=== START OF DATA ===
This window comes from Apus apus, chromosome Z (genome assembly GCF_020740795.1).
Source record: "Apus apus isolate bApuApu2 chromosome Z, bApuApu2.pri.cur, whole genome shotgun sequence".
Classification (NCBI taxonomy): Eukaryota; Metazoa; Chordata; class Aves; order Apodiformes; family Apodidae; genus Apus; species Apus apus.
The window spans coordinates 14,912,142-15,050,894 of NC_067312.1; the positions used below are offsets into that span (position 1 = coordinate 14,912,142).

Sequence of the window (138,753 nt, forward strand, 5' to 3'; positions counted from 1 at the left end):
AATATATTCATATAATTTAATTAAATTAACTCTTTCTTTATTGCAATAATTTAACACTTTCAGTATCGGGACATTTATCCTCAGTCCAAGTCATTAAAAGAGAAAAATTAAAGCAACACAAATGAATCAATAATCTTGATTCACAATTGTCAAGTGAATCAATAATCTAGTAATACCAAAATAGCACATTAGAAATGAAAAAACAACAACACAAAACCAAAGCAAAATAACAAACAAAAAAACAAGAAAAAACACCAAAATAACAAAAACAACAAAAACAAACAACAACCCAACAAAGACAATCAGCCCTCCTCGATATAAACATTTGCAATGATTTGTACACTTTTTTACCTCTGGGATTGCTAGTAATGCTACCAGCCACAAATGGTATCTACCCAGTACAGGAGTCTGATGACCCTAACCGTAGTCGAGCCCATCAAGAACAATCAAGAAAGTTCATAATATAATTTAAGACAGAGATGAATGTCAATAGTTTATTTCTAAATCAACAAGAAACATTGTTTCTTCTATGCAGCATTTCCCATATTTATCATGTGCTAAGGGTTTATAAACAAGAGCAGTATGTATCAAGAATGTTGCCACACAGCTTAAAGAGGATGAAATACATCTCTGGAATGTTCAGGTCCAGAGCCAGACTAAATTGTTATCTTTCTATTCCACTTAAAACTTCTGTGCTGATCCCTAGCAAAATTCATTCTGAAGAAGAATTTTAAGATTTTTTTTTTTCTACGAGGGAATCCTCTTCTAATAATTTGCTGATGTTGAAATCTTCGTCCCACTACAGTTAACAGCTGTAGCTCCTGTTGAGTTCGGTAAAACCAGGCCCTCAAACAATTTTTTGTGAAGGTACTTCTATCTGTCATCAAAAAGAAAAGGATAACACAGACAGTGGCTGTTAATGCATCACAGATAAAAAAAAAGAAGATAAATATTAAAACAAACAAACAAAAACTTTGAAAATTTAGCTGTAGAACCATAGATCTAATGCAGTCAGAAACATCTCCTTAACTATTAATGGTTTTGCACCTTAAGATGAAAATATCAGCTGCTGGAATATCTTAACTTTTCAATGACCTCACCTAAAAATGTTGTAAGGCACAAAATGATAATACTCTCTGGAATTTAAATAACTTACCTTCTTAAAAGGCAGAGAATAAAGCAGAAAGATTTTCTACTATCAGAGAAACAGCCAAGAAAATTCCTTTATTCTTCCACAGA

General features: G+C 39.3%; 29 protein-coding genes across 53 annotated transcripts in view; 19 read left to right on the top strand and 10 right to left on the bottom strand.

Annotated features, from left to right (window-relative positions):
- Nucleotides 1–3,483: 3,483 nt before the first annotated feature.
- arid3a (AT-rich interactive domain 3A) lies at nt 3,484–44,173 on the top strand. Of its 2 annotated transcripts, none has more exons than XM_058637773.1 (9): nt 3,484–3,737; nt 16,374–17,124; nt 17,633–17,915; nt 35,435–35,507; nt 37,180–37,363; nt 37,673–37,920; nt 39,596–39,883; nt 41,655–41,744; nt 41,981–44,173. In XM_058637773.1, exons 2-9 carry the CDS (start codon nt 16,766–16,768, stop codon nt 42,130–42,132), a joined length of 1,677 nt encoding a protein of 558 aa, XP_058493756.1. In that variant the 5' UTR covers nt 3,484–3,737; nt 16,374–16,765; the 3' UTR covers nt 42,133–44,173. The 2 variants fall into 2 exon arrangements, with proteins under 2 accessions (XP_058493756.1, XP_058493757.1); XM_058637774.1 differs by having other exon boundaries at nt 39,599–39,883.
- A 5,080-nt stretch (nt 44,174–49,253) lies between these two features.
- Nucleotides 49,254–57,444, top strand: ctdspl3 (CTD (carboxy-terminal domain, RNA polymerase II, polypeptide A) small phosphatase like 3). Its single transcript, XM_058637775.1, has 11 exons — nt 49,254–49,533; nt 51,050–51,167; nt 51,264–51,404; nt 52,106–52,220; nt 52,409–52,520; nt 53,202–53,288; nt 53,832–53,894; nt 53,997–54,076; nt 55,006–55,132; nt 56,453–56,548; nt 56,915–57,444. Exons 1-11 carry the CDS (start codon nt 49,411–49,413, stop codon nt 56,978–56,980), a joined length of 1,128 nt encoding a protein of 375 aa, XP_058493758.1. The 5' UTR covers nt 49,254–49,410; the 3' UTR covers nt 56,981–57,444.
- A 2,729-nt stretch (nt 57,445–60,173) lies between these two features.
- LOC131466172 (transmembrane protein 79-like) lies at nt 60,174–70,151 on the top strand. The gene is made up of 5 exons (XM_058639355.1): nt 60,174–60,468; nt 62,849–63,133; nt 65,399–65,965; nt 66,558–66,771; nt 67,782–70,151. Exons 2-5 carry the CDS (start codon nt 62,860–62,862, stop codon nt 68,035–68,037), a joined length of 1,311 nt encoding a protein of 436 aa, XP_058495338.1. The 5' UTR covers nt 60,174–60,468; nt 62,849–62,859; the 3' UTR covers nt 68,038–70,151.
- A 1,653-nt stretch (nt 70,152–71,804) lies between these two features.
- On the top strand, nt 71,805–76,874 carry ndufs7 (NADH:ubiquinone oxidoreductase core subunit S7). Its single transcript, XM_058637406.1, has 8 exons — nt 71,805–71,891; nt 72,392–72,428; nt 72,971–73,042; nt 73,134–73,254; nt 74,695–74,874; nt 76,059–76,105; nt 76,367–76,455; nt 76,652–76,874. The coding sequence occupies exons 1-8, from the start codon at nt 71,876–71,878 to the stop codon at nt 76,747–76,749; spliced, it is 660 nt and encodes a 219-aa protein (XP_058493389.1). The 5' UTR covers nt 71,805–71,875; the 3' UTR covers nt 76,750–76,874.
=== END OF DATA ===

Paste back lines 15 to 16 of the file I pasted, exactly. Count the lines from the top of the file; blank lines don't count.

- A 1,653-nt stretch (nt 70,152–71,804) lies between these two features.
- On the top strand, nt 71,805–76,874 carry ndufs7 (NADH:ubiquinone oxidoreductase core subunit S7). Its single transcript, XM_058637406.1, has 8 exons — nt 71,805–71,891; nt 72,392–72,428; nt 72,971–73,042; nt 73,134–73,254; nt 74,695–74,874; nt 76,059–76,105; nt 76,367–76,455; nt 76,652–76,874. The coding sequence occupies exons 1-8, from the start codon at nt 71,876–71,878 to the stop codon at nt 76,747–76,749; spliced, it is 660 nt and encodes a 219-aa protein (XP_058493389.1). The 5' UTR covers nt 71,805–71,875; the 3' UTR covers nt 76,750–76,874.